In 1934, the Thanksgiving Celebration of the Reich, otherwise called the Reichserntedankfest Rally. There were over 700,000 participants. It was such a big event that no one expected to have that many people in one place. It was a powerful event, too, and it certainly boosted morale and royalty among German Citizens.
Although this photo may look like a rally to so many people, it isn’t. It is a Thanksgiving celebration and can sometimes be mistaken for rallies at Nuremberg. This was taken almost five years before the Second World War broke, so the regime rallies in such great volume would only take place a few years later.
This photo shows alcohol being poured from out a window during a prohibition. Any business owner will go through all kinds of trouble to make sure that their business thrives, and after police had found out about the illegal business going on inside an apartment, naturally, they had to dispose of the booze.
Prohibition was embraced by the American government in 1919, and it managed to hold on until 1933. During this time, alcohol became banned, which led to criminal offenses performed by those who traded it. The prohibition was proved to be ultimately unsuccessful in the long run because many people draw parallels between contemporary recreational illegal substances and alcohol.
A Liverpool School During the War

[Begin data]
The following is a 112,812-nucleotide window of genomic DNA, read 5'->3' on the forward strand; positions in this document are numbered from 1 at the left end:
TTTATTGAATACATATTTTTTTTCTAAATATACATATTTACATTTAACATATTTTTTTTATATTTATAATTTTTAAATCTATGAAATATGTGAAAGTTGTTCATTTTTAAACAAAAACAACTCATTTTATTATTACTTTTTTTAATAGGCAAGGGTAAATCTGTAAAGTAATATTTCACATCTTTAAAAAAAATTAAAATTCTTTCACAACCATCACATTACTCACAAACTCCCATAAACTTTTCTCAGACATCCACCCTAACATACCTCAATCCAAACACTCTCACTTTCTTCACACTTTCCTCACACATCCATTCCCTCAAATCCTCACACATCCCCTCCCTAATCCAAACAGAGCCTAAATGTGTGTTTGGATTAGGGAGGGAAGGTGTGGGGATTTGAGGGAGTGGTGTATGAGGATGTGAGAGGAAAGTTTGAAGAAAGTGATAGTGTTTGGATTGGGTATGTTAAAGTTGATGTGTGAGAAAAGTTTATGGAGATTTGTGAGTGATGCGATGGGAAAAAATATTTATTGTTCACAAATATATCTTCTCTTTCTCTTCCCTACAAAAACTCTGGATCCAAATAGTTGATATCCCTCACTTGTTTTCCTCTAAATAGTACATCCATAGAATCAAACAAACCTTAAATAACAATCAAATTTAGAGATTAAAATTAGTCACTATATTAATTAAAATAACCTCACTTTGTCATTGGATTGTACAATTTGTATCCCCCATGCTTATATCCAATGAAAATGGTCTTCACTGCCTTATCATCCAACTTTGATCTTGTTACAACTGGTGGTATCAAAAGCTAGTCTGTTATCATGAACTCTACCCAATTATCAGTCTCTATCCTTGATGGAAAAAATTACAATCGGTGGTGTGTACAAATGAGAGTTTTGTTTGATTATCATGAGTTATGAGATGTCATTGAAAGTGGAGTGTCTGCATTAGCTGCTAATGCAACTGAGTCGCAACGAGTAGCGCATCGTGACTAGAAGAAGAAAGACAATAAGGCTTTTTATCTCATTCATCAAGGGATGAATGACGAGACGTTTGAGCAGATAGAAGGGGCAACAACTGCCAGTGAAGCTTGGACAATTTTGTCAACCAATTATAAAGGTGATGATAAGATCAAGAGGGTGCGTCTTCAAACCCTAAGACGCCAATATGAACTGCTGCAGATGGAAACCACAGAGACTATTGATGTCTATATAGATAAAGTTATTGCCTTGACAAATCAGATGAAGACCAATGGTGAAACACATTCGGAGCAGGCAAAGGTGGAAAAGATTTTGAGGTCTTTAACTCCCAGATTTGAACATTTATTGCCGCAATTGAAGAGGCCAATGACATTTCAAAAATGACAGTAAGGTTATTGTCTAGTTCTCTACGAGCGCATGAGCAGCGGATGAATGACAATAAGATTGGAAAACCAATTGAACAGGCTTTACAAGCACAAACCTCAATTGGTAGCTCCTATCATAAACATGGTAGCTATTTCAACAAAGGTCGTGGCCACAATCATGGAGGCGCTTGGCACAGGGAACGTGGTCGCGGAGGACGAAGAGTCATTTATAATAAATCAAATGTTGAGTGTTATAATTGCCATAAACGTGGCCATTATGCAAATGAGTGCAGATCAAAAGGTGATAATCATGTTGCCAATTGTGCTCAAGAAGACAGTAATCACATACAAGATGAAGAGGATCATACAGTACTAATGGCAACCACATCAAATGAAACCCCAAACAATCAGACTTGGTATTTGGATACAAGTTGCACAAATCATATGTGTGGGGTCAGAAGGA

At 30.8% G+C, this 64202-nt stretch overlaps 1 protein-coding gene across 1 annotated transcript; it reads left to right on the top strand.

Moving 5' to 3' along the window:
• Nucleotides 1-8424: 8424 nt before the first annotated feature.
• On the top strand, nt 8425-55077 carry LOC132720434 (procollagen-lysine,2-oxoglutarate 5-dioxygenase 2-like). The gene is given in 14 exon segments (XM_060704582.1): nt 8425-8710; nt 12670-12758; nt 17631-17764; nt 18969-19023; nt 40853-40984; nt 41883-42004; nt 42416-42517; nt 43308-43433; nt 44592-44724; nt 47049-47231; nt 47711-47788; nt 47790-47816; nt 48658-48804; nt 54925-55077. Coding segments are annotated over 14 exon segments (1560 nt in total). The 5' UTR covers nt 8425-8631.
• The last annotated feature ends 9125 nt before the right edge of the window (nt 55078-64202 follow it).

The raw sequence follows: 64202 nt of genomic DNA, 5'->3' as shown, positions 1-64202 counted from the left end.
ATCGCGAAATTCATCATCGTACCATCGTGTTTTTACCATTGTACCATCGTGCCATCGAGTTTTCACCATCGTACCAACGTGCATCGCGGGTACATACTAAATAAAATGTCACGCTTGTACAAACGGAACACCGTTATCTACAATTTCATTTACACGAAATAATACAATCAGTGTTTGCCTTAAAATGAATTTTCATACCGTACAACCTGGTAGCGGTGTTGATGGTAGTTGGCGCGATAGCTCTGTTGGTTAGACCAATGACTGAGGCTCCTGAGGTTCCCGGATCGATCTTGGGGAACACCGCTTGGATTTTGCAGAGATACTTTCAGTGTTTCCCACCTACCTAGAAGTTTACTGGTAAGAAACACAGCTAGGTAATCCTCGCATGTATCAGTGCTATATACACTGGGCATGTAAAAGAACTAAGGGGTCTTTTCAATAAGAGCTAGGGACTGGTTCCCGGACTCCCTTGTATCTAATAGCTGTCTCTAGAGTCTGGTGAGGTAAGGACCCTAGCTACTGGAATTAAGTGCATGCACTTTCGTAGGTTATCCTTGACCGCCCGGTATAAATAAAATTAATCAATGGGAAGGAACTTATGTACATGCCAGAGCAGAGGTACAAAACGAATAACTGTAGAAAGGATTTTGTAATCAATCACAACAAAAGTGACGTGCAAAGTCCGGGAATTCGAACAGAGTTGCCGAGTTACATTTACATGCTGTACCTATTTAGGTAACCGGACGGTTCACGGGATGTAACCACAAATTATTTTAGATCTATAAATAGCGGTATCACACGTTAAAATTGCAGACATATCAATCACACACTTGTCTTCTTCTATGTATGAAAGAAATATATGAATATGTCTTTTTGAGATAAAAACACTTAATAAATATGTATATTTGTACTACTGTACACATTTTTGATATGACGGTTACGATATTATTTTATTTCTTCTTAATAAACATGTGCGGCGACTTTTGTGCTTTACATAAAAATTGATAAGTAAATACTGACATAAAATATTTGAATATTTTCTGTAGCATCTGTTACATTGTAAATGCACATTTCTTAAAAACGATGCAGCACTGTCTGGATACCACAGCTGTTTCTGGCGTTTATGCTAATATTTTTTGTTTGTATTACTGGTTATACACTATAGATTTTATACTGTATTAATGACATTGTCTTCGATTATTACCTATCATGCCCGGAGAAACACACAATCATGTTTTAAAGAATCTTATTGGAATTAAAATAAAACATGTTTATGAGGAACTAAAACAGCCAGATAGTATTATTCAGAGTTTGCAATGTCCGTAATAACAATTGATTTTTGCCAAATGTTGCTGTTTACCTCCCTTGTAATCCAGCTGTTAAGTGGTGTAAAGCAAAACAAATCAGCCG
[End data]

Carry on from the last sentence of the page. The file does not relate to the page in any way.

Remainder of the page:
During the Second World War, the British Islands were constantly bombed by Germany, and as a precaution, all citizens of the UK were required to wear a mask. Children were not an exception, and the entire population had to practice wearing these masks to ensure they were ready should the worst come.
Everyday activities, especially for these young children, would not be interrupted by the masks, and life had to go on. The children in this photo are seen waiting patiently in line for their turn on the seesaw. The discomfort of wearing this is disturbingly felt by looking at them and their body language.
Roller Skating at the Disco
Ah, the Disco Era! Who could forget all the roller skating and the constant need to disco? Certainly, this is one of those photos that we just can’t get enough of. Did you know that roller skating was invented in the 1930s? Although it was first introduced during this time, it never really became as popular as it was in the 70s.
In this image, we can see people having a ball in 1979 at the Roxy Roller Disco. The 1970s and early 1980s swept New York ( and eventually the entire world) with dazzling bright colors, introducing a new dancing era that still pumps to this day.
Free at Last
This is one historical moment. It was taken on December 7th, 1953, outside the Supreme Court Building in Washington. This day would bring years of history to an end and place society on to a new and bright future. These people in line were waiting to hear the arguments regarding the constitutionality of segregation in public schools.
In May 1954, life changed forever for so many people. The Supreme Court ruled that what began in 1896 would come to an end, and segregation in public schools would now and forever be unconstitutional. He explained that segregation violated the Fourteenth Amendment of the Equal Protection Clause. Separation could not be equal.